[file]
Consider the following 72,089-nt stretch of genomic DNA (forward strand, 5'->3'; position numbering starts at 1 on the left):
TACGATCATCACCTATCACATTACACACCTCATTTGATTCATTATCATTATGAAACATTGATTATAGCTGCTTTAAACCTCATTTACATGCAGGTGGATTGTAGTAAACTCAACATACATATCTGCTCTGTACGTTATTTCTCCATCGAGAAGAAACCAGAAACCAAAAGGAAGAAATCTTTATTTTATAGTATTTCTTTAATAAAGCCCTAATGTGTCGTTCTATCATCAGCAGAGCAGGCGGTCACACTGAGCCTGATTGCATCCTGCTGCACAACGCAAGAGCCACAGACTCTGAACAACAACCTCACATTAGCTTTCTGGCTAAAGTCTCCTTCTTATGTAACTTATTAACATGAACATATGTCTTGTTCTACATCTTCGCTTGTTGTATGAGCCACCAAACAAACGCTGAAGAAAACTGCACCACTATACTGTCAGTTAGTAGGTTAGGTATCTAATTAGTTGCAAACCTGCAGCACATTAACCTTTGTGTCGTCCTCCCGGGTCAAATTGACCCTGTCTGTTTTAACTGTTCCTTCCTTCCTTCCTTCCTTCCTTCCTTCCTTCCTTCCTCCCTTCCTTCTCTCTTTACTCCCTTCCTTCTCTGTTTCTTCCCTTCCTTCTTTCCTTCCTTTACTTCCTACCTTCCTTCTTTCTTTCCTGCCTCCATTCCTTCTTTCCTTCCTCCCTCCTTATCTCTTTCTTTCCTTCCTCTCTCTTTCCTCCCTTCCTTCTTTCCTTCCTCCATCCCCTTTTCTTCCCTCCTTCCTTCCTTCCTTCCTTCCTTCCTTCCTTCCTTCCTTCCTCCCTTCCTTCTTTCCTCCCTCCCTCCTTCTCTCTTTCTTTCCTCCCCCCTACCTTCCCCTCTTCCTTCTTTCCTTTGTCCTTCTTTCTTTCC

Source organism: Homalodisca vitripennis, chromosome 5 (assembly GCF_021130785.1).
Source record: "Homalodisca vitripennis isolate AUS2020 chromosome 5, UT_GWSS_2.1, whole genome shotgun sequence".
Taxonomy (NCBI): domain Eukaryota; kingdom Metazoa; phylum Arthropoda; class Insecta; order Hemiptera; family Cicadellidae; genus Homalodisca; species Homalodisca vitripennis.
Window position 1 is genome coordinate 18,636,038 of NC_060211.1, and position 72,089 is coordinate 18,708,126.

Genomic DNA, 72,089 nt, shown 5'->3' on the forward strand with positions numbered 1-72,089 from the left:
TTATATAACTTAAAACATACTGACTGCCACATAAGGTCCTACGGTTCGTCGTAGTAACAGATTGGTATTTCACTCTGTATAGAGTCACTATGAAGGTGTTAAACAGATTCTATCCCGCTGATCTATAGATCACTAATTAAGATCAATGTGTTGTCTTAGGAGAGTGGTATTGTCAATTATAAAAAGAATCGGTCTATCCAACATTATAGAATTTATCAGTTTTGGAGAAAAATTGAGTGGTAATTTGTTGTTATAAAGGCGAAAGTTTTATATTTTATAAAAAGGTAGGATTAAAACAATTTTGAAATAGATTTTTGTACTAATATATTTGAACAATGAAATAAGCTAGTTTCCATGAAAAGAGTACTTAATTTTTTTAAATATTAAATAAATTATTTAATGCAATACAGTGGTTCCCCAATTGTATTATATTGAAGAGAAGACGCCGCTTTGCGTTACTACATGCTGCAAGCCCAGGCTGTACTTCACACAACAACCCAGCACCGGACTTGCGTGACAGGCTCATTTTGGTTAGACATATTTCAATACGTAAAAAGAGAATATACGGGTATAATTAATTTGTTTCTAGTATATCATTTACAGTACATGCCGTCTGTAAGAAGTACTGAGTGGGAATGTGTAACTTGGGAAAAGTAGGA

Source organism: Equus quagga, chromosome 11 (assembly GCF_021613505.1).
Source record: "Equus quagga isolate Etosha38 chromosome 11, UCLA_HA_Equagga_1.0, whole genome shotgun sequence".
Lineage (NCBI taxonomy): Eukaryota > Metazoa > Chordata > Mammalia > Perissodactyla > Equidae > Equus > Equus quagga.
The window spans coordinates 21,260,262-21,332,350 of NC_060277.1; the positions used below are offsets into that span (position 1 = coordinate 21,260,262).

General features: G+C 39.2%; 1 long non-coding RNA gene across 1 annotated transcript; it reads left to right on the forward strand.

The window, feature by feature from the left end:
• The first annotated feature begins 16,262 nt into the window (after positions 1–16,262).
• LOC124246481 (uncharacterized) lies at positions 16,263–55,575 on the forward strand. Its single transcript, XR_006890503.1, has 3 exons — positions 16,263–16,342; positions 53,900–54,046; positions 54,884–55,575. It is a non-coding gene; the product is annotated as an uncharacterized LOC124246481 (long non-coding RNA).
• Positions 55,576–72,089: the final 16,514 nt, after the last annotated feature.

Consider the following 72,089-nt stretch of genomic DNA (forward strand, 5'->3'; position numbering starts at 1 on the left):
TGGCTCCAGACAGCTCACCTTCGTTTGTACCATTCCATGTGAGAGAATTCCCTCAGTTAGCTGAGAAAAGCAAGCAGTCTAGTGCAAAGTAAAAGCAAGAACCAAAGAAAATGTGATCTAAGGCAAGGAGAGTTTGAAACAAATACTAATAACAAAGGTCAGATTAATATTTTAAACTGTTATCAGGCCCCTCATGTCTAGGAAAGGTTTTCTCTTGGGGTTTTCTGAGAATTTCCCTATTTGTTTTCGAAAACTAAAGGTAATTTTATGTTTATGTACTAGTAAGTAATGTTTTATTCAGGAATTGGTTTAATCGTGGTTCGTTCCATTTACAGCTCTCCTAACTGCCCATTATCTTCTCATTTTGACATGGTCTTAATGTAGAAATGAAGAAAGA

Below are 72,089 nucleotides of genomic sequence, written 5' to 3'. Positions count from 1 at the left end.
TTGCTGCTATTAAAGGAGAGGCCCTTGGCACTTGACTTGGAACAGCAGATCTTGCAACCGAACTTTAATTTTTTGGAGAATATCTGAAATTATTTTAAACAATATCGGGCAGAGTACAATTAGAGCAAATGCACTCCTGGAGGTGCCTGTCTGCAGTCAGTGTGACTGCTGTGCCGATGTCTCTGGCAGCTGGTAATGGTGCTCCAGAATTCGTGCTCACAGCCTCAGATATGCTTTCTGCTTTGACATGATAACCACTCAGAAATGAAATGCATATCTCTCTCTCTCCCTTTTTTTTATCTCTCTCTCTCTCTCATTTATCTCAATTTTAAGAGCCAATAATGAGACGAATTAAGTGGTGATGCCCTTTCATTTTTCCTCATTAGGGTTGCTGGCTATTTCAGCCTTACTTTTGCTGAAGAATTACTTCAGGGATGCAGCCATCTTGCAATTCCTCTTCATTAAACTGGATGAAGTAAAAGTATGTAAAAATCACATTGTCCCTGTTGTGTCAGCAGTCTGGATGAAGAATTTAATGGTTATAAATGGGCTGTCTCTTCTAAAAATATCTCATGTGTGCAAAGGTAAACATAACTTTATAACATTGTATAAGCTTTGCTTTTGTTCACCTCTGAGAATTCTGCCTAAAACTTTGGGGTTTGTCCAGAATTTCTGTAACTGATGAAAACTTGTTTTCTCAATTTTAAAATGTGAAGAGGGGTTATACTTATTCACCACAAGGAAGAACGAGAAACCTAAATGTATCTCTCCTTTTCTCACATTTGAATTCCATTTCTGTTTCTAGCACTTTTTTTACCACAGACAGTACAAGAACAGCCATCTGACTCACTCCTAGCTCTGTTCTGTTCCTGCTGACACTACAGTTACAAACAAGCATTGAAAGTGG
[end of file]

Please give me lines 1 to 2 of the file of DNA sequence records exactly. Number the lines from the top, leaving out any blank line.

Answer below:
Consider the following 72,089-nt stretch of genomic DNA (forward strand, 5'->3'; position numbering starts at 1 on the left):
TACGATCATCACCTATCACATTACACACCTCATTTGATTCATTATCATTATGAAACATTGATTATAGCTGCTTTAAACCTCATTTACATGCAGGTGGATTGTAGTAAACTCAACATACATATCTGCTCTGTACGTTATTTCTCCATCGAGAAGAAACCAGAAACCAAAAGGAAGAAATCTTTATTTTATAGTATTTCTTTAATAAAGCCCTAATGTGTCGTTCTATCATCAGCAGAGCAGGCGGTCACACTGAGCCTGATTGCATCCTGCTGCACAACGCAAGAGCCACAGACTCTGAACAACAACCTCACATTAGCTTTCTGGCTAAAGTCTCCTTCTTATGTAACTTATTAACATGAACATATGTCTTGTTCTACATCTTCGCTTGTTGTATGAGCCACCAAACAAACGCTGAAGAAAACTGCACCACTATACTGTCAGTTAGTAGGTTAGGTATCTAATTAGTTGCAAACCTGCAGCACATTAACCTTTGTGTCGTCCTCCCGGGTCAAATTGACCCTGTCTGTTTTAACTGTTCCTTCCTTCCTTCCTTCCTTCCTTCCTTCCTTCCTTCCTCCCTTCCTTCTCTCTTTACTCCCTTCCTTCTCTGTTTCTTCCCTTCCTTCTTTCCTTCCTTTACTTCCTACCTTCCTTCTTTCTTTCCTGCCTCCATTCCTTCTTTCCTTCCTCCCTCCTTATCTCTTTCTTTCCTTCCTCTCTCTTTCCTCCCTTCCTTCTTTCCTTCCTCCATCCCCTTTTCTTCCCTCCTTCCTTCCTTCCTTCCTTCCTTCCTTCCTTCCTTCCTTCCTCCCTTCCTTCTTTCCTCCCTCCCTCCTTCTCTCTTTCTTTCCTCCCCCCTACCTTCCCCTCTTCCTTCTTTCCTTTGTCCTTCTTTCTTTCC